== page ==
but patience. Better it is to suffer what cruelty they wyl put vnto vs, then to incurre Gods hygh indignation. Wherfore good my Lord be of good chere in the Lorde, with dewe consideration what he requireth of you, and what he doth promise you. Our commen enemy shal do no more then God will permyt hym. Marginalia1. Cor. 10.God is faythfull, which will not suffer vs to be tempted aboue our strength. &c. Be at a poynt what ye will stand vnto: sticke vnto that, and let thē both say and do what they list. They cā but kil the body, which otherwise is of it selfe mortall. Neyther yet shall they do that when they liste, but when God wyl suffer them, when the hour appoynted is come. To vse many wordes with them it shall be but in vayne, nowe that they haue a bloudy and deadly lawe prepared for them. But it is very requisit that ye geue a resonable accoumpt of your fayth, Marginalia1. peter. 3 if they wil quietly heare you: els ye knowe in a wicked place of iudgement a man may kepe silence, after the example of Christ. MarginaliaLuc. 23. Let them not deceiue you with their sophistical Sophismes and fallacies you know that false thynges maye haue more apparence of truth, then thinges that be moste true: therfore Paule geueth vs a watch woord.
A warning or admonition.
Nicholas Shaxton had resigned the bishopric of Salisbury in 1538 in protest at the Six Articles. He recanted his evangelical beliefs in 1548.
MarginaliaApo. 6.The number of the cryars vnder the aultar must nedes be fulfilled: if we be segregated therunto, happy be we. That is the greatest promotion that God geueth in this world, to be such Philippians to whom it is geuen, MarginaliaPhil. 1.not onely to beleue, but also to suffer. &c. But who is hable to do these thinges? Surely al our habilyty, all our sufficience is of God. He requireth, & promyseth. Let vs declare our obedience to hys wyll, whan it shalbe requisite, in the tyme of trouble, yea in the myddest of the fyre.[Back to Top]
When that numbre is fulfilled, which I wene shal be shortely, then haue at the papistes, Marginaliai. Thessa. 5whē they shall say peace, all thinges are safe, when Christ shall come to kepe his great Parliamēt to the redresse of al thinges that be amysse. But he shall not come as the papistes fayne hym, to hyde hymselfe, and to playe bo piep as it were, vnder a peace of bread: but be shal come gloriously, to the terrour and feare of all papistes: Marginaliai. Thes. 4.but to the greate consolation and comfort of al that wil heare suffer for hym. Comforte your selfes one another with these wordes.[Back to Top]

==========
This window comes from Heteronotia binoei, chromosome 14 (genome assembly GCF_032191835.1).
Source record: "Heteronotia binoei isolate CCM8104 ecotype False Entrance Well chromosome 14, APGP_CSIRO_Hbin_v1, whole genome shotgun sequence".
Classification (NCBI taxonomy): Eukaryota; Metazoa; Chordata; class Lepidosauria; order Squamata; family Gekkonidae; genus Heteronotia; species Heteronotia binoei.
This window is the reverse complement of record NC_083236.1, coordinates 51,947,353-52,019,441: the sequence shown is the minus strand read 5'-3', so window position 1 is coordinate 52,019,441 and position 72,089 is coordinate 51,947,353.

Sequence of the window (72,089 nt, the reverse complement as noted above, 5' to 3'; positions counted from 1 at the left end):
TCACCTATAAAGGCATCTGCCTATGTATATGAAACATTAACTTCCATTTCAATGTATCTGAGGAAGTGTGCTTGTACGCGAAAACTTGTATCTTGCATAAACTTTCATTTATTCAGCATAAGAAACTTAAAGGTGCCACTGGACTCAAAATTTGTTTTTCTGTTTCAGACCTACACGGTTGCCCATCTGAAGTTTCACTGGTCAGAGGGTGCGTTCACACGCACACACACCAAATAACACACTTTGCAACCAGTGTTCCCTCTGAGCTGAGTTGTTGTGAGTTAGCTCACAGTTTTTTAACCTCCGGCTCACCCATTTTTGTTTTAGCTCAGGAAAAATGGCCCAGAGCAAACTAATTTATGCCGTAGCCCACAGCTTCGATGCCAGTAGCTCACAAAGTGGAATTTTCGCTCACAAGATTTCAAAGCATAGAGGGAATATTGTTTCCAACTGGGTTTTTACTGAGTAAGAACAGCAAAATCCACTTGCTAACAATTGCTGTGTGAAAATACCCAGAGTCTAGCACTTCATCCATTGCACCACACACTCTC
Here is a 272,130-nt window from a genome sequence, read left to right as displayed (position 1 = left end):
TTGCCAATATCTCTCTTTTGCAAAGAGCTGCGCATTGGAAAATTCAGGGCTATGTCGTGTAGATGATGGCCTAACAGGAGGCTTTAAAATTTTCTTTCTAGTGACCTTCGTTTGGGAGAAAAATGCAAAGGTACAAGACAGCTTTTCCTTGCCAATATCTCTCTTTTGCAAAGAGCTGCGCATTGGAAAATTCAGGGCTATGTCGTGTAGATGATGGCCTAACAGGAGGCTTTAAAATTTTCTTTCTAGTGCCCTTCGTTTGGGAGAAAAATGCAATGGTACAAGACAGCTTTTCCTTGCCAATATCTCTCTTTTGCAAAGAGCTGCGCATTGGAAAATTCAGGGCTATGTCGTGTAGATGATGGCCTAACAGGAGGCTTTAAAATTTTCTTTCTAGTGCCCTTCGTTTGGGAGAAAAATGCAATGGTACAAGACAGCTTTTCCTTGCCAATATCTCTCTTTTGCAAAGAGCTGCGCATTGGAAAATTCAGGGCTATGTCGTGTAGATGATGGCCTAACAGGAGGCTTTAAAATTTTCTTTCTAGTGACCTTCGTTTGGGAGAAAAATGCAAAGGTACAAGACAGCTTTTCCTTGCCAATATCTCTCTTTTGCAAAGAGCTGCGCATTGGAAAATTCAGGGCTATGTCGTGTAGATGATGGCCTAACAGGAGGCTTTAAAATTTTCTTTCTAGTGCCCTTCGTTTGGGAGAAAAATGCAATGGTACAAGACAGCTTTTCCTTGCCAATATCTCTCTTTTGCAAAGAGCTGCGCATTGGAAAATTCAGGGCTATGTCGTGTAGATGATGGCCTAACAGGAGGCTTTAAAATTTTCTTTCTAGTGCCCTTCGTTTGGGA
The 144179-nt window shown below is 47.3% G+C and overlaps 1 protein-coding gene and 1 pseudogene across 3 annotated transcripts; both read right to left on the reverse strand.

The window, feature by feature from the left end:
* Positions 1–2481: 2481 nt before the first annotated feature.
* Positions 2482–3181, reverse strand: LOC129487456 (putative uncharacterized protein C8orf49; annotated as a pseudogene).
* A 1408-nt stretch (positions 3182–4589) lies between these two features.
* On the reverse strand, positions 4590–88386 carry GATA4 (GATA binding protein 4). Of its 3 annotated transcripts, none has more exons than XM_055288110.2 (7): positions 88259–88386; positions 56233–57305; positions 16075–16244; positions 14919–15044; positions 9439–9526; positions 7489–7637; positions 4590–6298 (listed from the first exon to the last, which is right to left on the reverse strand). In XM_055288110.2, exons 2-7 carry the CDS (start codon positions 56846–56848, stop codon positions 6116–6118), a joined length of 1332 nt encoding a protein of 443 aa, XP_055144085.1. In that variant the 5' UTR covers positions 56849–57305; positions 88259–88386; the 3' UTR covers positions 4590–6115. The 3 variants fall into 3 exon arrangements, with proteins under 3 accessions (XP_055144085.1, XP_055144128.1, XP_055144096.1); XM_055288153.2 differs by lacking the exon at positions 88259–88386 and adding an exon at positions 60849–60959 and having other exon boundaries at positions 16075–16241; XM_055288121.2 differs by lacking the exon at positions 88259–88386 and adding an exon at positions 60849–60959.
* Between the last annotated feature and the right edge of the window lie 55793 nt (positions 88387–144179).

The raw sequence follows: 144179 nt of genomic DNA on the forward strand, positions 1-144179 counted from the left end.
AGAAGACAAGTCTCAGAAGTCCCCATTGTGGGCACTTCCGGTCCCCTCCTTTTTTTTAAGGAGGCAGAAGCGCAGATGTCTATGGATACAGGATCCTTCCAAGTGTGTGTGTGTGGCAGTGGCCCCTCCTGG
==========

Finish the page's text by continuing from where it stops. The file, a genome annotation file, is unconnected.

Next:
Lo syr, here haue I blotted your paper vainly, and played the foole egregiously: but so I thought better then to do your request at thys tyme. Pardon mee, and praye for mee: pray for mee I saye, pray for mee I say. For I am some time so fearefull, that I woulde creepe into a mouse hoale: some time good doth visit mee agayne with hys comfort. So he commeth and goeth, to teach me to fele & to knowe myne infirmyty, to thintēt to geue thankes to him that is worthy, least I shuld rob him of his duty, as[Back to Top]
many do, & almost al the world. Fare you wel.
What credence is to be geuen to papistes it may appeare by their racking, writhing, wringing, and monstrously iniuryng of Gods holy scripture, as appeareth in the Popes law. But I dwell here now in a schole of obliuiousnesse.
Latimer is saying that he is in prison and out of touch with these controversies.
None of these letters appeared in the Rerum, but this may have been due to the pressure on Foxe to finish the Rerum in time for the Frankfurt book fair in September 1559. (It is worth noting that Foxe printed one of Ridley's 'farewell' letters in November 1559, but he did not print it in the Rerum). In any case, out of the ten letters of Ridley's which Foxe printed - this does not count the two 'farewell' letters - six first appeared in the 1563 edition. The remaining four letters were first printed in the Letters of the Martyrs and added to the 1570 edition. These letters were reprinted in the 1576 and 1583 editions without change.[Back to Top]
Ridley was moved from the Tower to Oxford in March 1554; this letter was written after 8 May of that year. This letter was first printed in the 1563 edition, then in Letters of the Martyrs (pp. 58-60).
VVEll beloued in Christ our sauiour, we al with one hart wish you, with all those that loue God in deede and truthe, grace and health, and specially to our dearelye beloued companions, which are in christes cause, and the cause both of their brethren, and of theyr own saluation, to put their necke willynglye vnder the yoke of Christes crosse: how ioyful it was vnto vs al, the report of Doctor Tailour, and of his godly confession. &c.
This is a reference to the letter of 8 May 1554 sent by Rowland Taylor and other imprisoned protestants to Cranmer, Ridley and Latimer (see 1563, pp. 1001-03;1570, pp. 1640-41; 1576, pp. 1399-1400 and 1583, pp. 1469-71).
Edward Crome had been imprisoned in the Fleet since January 1554; he would recant and be released around February 1555. Edwin Sandys had been imprisoned since January 1553, but was released in the spring of 1554 and arrived in Antwerp in May. Laurence Saunders had been imprisoned since October 1553. Jean Veron had been imprisoned since August 1553; he would remain in prison throughout Mary's reign. Thomas Becon had been imprisoned in the Tower since August 1553, buthe was released on 24 March 1554 and fled to Stasbourg. John Rogers was placed under house arrest in July 1553 and committed to Newgate in January 1554.[Back to Top]
Oxford University paid for the maintenance of Ridley, Cranmer and Latimer. Ridley is saying that it was expensive for Oxford to pay for the upkeep of the three prisoners.